Not all drugs used to treat type 2 diabetes are equal in terms of long-term survival, according to a new observational study (Schramm TK et al. Eur Heart J. doi:10.1093/eurheartj/ehr077 [published ahead of print April 6, 2011]).
The study included all Danish residents older than 20 years who had begun taking either single-agent insulin secretagogues (ISs) or metformin between 1997 and 2006—a total of 107 806 people—who were observed for up to 9 years. Compared with metformin treatment, monotherapy with most ISs was associated with a greater risk of death from any cause as well as a greater risk of myocardial infarction, stroke, or death from cardiovascular disease. The ISs gliclazide and repaglinide seem to be associated with a lower risk than the other ISs.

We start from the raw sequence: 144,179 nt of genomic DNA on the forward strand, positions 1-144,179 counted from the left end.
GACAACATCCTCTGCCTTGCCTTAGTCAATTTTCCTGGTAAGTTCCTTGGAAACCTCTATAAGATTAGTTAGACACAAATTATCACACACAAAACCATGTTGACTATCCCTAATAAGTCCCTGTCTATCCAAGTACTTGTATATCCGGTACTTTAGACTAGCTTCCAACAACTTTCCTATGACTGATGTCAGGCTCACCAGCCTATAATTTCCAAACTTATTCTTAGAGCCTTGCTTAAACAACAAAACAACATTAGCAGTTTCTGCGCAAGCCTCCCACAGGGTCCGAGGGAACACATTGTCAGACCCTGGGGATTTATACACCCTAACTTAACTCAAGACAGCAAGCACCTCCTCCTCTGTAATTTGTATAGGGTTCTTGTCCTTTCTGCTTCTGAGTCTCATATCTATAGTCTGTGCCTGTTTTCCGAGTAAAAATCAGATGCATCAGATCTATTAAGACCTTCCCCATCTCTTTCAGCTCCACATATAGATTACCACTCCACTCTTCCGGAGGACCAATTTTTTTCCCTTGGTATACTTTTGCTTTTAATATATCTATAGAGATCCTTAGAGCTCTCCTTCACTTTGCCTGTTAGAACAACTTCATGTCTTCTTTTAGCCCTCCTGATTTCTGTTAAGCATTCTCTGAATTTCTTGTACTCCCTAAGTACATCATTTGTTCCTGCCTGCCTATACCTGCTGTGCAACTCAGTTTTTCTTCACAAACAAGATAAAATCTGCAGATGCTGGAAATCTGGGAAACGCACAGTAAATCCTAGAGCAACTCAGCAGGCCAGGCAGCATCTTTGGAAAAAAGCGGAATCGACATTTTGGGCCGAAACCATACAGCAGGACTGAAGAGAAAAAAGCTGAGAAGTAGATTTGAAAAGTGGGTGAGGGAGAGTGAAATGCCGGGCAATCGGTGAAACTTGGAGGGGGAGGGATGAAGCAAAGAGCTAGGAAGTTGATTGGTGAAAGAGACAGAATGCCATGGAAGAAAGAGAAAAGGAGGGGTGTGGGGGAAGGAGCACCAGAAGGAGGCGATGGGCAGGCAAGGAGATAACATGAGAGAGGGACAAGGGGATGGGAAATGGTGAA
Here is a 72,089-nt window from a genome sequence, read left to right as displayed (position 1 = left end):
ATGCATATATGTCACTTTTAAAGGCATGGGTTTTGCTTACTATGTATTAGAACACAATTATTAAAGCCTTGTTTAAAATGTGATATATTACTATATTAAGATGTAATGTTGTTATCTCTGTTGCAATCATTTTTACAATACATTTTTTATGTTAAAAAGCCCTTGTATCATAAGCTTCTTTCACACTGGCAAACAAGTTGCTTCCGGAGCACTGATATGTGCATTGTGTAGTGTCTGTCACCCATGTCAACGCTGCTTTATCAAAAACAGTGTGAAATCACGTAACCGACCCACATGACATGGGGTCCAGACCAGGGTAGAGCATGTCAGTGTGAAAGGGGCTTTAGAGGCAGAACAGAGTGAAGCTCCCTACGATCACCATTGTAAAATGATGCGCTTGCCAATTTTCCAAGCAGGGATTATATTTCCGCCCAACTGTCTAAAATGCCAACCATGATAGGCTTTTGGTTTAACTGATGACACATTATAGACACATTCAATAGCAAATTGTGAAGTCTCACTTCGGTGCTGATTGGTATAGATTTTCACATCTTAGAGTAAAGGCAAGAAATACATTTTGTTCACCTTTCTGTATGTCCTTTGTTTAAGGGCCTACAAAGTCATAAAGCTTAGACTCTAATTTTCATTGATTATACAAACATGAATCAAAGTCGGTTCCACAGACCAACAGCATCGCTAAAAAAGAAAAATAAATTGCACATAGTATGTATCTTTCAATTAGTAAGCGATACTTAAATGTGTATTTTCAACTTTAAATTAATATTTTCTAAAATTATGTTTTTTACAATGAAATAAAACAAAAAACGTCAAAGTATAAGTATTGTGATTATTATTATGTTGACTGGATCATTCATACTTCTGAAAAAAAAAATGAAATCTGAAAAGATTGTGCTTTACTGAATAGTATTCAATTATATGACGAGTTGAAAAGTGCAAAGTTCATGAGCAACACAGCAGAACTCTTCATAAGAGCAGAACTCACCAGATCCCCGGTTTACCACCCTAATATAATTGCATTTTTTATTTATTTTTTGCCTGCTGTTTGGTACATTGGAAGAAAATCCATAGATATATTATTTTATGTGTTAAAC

Friedrich MJ. Choosing Diabetes Drugs. JAMA. 2011;305(19):1953. doi:10.1001/jama.2011.636
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